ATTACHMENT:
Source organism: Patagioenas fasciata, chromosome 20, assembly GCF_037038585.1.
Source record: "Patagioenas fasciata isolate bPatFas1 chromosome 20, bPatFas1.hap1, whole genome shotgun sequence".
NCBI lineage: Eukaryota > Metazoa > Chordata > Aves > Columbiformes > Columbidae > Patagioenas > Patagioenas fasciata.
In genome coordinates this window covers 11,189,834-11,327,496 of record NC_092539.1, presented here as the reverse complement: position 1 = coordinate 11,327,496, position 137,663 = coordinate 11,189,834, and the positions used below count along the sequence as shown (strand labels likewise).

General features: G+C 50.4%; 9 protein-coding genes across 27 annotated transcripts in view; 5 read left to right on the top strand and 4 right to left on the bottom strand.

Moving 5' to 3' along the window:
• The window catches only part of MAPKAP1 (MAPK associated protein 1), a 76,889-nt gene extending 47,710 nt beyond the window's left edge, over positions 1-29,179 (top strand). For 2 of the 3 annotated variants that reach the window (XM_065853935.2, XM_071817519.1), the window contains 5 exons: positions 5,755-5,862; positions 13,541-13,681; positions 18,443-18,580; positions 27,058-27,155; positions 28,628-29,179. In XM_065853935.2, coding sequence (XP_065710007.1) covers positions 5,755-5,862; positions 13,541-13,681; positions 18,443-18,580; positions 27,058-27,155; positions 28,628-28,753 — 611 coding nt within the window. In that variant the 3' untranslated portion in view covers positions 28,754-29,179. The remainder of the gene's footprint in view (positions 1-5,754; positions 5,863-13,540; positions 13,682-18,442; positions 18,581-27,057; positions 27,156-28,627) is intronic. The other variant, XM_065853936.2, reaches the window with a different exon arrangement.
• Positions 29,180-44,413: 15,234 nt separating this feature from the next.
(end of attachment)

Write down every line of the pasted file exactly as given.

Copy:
Source organism: Patagioenas fasciata, chromosome 20, assembly GCF_037038585.1.
Source record: "Patagioenas fasciata isolate bPatFas1 chromosome 20, bPatFas1.hap1, whole genome shotgun sequence".
NCBI lineage: Eukaryota > Metazoa > Chordata > Aves > Columbiformes > Columbidae > Patagioenas > Patagioenas fasciata.
In genome coordinates this window covers 11,189,834-11,327,496 of record NC_092539.1, presented here as the reverse complement: position 1 = coordinate 11,327,496, position 137,663 = coordinate 11,189,834, and the positions used below count along the sequence as shown (strand labels likewise).

General features: G+C 50.4%; 9 protein-coding genes across 27 annotated transcripts in view; 5 read left to right on the top strand and 4 right to left on the bottom strand.

Moving 5' to 3' along the window:
• The window catches only part of MAPKAP1 (MAPK associated protein 1), a 76,889-nt gene extending 47,710 nt beyond the window's left edge, over positions 1-29,179 (top strand). For 2 of the 3 annotated variants that reach the window (XM_065853935.2, XM_071817519.1), the window contains 5 exons: positions 5,755-5,862; positions 13,541-13,681; positions 18,443-18,580; positions 27,058-27,155; positions 28,628-29,179. In XM_065853935.2, coding sequence (XP_065710007.1) covers positions 5,755-5,862; positions 13,541-13,681; positions 18,443-18,580; positions 27,058-27,155; positions 28,628-28,753 — 611 coding nt within the window. In that variant the 3' untranslated portion in view covers positions 28,754-29,179. The remainder of the gene's footprint in view (positions 1-5,754; positions 5,863-13,540; positions 13,682-18,442; positions 18,581-27,057; positions 27,156-28,627) is intronic. The other variant, XM_065853936.2, reaches the window with a different exon arrangement.
• Positions 29,180-44,413: 15,234 nt separating this feature from the next.